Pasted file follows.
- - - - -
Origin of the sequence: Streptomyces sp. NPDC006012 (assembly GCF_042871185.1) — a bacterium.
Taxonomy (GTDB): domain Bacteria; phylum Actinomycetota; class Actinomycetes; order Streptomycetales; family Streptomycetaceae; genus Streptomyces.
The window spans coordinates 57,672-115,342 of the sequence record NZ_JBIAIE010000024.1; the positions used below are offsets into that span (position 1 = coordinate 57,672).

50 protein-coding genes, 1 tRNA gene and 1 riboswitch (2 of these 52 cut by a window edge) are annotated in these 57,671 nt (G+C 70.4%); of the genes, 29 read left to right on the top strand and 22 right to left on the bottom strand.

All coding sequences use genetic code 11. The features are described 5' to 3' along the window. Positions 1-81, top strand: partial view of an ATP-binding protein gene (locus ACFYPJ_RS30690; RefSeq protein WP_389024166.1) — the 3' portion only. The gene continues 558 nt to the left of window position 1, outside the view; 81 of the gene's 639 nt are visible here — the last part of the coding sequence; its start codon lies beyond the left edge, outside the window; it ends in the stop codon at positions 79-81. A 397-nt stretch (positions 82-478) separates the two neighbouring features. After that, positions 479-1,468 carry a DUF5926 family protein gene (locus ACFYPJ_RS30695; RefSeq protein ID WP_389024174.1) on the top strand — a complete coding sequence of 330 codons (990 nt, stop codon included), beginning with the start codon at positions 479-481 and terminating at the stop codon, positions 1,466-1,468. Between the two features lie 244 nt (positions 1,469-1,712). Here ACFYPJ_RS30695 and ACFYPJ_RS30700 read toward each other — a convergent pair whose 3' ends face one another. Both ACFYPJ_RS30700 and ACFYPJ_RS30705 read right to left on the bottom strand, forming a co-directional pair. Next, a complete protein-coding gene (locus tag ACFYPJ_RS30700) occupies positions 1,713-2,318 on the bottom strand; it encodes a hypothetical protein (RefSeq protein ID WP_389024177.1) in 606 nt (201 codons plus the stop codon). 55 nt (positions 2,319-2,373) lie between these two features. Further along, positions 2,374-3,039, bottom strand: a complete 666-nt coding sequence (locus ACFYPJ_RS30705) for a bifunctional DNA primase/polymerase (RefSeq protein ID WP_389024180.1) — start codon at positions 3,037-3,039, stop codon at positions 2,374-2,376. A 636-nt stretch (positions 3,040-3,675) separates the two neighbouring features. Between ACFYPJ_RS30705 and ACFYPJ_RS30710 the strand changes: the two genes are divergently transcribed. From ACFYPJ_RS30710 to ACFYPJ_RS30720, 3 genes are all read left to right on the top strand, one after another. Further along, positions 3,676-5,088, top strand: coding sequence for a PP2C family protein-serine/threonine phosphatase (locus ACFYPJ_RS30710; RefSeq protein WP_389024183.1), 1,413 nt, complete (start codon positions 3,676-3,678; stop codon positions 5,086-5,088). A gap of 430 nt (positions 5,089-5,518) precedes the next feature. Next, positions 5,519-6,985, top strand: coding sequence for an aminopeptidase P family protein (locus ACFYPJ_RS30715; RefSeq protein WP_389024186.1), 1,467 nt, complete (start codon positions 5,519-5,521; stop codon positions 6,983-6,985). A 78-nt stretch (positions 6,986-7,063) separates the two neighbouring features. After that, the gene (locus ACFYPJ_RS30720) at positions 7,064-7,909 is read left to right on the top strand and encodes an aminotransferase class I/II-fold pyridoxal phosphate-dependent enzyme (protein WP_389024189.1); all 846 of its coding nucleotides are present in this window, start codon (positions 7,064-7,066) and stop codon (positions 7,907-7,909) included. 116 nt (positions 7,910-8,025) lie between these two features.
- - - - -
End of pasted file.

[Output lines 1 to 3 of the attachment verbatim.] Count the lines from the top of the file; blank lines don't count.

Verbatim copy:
Origin of the sequence: Streptomyces sp. NPDC006012 (assembly GCF_042871185.1) — a bacterium.
Taxonomy (GTDB): domain Bacteria; phylum Actinomycetota; class Actinomycetes; order Streptomycetales; family Streptomycetaceae; genus Streptomyces.
The window spans coordinates 57,672-115,342 of the sequence record NZ_JBIAIE010000024.1; the positions used below are offsets into that span (position 1 = coordinate 57,672).